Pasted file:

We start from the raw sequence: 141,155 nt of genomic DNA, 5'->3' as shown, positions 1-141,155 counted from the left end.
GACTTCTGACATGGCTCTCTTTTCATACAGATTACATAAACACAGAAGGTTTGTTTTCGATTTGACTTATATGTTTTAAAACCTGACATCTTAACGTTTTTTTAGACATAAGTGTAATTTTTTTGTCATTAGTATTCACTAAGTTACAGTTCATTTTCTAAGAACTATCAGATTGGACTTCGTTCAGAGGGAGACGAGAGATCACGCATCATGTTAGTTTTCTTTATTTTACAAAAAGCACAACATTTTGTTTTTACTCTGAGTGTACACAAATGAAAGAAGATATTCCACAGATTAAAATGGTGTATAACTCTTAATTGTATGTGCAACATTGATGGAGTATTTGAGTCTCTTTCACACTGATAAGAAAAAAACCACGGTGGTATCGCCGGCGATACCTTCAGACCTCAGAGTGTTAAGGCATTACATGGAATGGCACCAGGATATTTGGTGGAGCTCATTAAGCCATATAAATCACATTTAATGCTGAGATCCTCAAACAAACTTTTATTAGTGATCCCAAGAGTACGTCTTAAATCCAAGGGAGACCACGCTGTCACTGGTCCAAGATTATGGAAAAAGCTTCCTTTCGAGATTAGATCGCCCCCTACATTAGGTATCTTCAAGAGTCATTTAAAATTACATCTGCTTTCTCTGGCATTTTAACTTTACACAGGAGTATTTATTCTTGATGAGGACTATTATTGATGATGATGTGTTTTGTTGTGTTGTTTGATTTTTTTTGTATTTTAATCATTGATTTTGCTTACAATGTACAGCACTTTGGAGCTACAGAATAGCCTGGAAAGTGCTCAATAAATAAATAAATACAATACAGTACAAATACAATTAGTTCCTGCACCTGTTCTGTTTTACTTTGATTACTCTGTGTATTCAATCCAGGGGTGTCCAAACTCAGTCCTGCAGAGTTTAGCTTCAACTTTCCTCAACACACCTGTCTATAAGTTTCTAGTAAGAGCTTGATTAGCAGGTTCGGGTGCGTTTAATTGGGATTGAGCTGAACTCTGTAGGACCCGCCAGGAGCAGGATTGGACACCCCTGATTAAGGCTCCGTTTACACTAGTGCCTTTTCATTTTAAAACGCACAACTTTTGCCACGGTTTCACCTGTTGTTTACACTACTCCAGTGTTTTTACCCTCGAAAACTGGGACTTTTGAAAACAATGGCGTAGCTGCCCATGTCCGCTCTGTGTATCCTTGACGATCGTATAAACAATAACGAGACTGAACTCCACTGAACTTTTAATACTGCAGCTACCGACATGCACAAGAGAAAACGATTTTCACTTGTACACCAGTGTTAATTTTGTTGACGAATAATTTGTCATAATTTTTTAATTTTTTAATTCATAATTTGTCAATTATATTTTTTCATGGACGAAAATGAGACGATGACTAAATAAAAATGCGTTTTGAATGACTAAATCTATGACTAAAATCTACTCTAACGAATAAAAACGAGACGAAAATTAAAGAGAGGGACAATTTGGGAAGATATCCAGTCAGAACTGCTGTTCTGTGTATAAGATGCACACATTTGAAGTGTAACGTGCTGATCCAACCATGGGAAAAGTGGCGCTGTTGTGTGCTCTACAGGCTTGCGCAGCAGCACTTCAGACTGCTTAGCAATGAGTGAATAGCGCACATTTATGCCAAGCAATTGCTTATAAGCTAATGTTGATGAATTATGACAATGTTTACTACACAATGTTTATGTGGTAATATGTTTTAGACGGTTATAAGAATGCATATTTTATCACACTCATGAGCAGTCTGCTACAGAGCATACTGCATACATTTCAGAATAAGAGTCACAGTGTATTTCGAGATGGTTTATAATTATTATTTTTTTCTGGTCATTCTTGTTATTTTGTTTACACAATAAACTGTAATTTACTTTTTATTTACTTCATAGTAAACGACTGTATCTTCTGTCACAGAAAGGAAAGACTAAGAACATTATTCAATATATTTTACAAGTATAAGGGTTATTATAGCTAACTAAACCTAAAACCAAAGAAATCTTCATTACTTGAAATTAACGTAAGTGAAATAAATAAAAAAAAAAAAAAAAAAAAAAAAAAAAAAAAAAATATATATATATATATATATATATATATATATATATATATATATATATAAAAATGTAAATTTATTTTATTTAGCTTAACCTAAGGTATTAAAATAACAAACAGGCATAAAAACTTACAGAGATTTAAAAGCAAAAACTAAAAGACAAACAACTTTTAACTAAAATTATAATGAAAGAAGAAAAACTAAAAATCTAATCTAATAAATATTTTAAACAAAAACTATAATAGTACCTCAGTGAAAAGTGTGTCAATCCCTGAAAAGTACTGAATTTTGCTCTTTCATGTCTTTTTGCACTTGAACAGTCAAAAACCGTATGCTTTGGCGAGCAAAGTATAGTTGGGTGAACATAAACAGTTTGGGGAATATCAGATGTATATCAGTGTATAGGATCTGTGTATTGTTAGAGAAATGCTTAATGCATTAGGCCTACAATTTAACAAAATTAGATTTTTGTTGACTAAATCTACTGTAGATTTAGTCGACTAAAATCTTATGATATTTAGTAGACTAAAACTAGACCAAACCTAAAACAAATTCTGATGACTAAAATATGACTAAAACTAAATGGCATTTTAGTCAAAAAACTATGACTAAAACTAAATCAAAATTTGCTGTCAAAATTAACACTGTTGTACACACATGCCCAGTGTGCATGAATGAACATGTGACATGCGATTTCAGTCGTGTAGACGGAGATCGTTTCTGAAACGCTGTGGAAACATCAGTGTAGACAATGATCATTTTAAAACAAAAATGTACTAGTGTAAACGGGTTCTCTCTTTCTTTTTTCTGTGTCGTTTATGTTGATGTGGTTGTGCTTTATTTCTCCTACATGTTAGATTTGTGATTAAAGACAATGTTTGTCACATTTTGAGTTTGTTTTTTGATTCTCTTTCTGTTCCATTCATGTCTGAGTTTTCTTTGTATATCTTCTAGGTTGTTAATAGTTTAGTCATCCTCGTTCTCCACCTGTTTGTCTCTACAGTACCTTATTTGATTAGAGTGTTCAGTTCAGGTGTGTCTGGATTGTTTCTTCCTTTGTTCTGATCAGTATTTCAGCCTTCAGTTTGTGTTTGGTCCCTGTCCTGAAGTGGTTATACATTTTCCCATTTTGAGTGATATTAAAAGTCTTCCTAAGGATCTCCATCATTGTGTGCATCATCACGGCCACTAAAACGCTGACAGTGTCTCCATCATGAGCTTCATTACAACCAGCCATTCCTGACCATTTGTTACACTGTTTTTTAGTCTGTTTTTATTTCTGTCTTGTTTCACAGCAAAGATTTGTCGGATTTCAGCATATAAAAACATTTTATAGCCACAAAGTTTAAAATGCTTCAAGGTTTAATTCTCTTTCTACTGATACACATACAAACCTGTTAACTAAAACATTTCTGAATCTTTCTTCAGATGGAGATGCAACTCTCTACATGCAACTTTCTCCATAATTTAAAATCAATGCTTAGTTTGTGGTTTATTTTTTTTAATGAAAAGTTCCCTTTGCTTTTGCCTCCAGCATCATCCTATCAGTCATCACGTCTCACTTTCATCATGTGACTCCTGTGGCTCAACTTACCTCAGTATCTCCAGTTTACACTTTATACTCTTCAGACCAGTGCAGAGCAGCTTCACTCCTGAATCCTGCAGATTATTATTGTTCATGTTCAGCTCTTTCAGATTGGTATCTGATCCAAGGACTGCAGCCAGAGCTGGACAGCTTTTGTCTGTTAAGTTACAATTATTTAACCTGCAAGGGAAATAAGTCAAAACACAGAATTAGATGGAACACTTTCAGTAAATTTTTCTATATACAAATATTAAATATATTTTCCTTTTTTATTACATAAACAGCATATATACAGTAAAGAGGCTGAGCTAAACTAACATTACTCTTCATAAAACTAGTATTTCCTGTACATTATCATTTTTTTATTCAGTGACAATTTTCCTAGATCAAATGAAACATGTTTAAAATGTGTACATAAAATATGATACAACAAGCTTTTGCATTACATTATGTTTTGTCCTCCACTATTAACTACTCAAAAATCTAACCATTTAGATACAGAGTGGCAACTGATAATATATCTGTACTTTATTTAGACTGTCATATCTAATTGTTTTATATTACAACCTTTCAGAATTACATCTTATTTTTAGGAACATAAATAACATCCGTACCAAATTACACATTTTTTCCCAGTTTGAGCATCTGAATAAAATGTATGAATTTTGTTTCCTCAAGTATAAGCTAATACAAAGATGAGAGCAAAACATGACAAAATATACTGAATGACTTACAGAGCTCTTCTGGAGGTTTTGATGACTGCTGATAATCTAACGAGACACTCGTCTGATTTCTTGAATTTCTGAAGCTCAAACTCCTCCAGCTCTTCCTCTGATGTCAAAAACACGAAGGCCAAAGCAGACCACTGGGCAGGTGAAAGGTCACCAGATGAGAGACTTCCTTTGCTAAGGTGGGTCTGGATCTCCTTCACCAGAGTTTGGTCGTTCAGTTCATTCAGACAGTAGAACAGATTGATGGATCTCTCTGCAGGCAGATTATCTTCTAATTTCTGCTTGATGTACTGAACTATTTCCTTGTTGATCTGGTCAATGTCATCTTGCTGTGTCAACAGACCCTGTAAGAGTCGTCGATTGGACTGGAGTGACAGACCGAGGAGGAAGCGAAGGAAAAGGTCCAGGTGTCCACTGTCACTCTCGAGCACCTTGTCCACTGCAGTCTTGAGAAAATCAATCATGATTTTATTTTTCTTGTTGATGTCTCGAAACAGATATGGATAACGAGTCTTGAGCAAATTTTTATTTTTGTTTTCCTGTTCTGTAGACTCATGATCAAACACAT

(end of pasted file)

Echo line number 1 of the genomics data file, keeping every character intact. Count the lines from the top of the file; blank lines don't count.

We start from the raw sequence: 141,155 nt of genomic DNA, 5'->3' as shown, positions 1-141,155 counted from the left end.